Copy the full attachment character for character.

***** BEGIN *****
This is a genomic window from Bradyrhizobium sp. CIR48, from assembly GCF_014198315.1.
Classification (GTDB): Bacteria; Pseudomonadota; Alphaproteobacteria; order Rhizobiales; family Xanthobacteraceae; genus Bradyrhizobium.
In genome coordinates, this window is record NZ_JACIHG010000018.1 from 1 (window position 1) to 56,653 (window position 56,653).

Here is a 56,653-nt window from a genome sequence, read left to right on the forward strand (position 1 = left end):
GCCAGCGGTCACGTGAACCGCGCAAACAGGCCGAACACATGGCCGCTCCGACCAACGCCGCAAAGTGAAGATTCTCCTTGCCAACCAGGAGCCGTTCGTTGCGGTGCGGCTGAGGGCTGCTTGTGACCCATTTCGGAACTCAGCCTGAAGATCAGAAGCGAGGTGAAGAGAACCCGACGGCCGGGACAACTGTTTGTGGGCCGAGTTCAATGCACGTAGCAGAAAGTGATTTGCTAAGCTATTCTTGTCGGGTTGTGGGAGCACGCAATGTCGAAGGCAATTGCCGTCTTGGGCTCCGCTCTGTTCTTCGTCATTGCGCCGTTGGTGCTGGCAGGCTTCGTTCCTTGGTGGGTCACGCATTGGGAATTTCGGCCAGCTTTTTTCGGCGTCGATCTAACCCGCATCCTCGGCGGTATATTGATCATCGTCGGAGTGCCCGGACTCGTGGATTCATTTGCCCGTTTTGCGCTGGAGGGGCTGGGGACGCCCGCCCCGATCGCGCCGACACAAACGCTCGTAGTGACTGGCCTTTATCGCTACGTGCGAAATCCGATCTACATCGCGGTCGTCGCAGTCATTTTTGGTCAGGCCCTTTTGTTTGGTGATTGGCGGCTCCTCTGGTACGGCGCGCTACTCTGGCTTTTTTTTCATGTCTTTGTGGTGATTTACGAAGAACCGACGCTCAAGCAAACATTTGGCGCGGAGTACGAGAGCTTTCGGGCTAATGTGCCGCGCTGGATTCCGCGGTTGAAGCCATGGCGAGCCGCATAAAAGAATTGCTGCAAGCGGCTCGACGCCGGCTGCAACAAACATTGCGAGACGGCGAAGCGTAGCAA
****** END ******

This is a genomic window from Bradyrhizobium sp. CIR48, from assembly GCF_014198315.1.
Classification (GTDB): Bacteria; Pseudomonadota; Alphaproteobacteria; order Rhizobiales; family Xanthobacteraceae; genus Bradyrhizobium.
In genome coordinates, this window is record NZ_JACIHG010000018.1 from 1 (window position 1) to 56,653 (window position 56,653).

Here is a 56,653-nt window from a genome sequence, read left to right on the forward strand (position 1 = left end):
GCCAGCGGTCACGTGAACCGCGCAAACAGGCCGAACACATGGCCGCTCCGACCAACGCCGCAAAGTGAAGATTCTCCTTGCCAACCAGGAGCCGTTCGTTGCGGTGCGGCTGAGGGCTGCTTGTGACCCATTTCGGAACTCAGCCTGAAGATCAGAAGCGAGGTGAAGAGAACCCGACGGCCGGGACAACTGTTTGTGGGCCGAGTTCAATGCACGTAGCAGAAAGTGATTTGCTAAGCTATTCTTGTCGGGTTGTGGGAGCACGCAATGTCGAAGGCAATTGCCGTCTTGGGCTCCGCTCTGTTCTTCGTCATTGCGCCGTTGGTGCTGGCAGGCTTCGTTCCTTGGTGGGTCACGCATTGGGAATTTCGGCCAGCTTTTTTCGGCGTCGATCTAACCCGCATCCTCGGCGGTATATTGATCATCGTCGGAGTGCCCGGACTCGTGGATTCATTTGCCCGTTTTGCGCTGGAGGGGCTGGGGACGCCCGCCCCGATCGCGCCGACACAAACGCTCGTAGTGACTGGCCTTTATCGCTACGTGCGAAATCCGATCTACATCGCGGTCGTCGCAGTCATTTTTGGTCAGGCCCTTTTGTTTGGTGATTGGCGGCTCCTCTGGTACGGCGCGCTACTCTGGCTTTTTTTTCATGTCTTTGTGGTGATTTACGAAGAACCGACGCTCAAGCAAACATTTGGCGCGGAGTACGAGAGCTTTCGGGCTAATGTGCCGCGCTGGATTCCGCGGTTGAAGCCATGGCGAGCCGCATAAAAGAATTGCTGCAAGCGGCTCGACGCCGGCTGCAACAAACATTGCGAGACGGCGAAGCGTAGCAA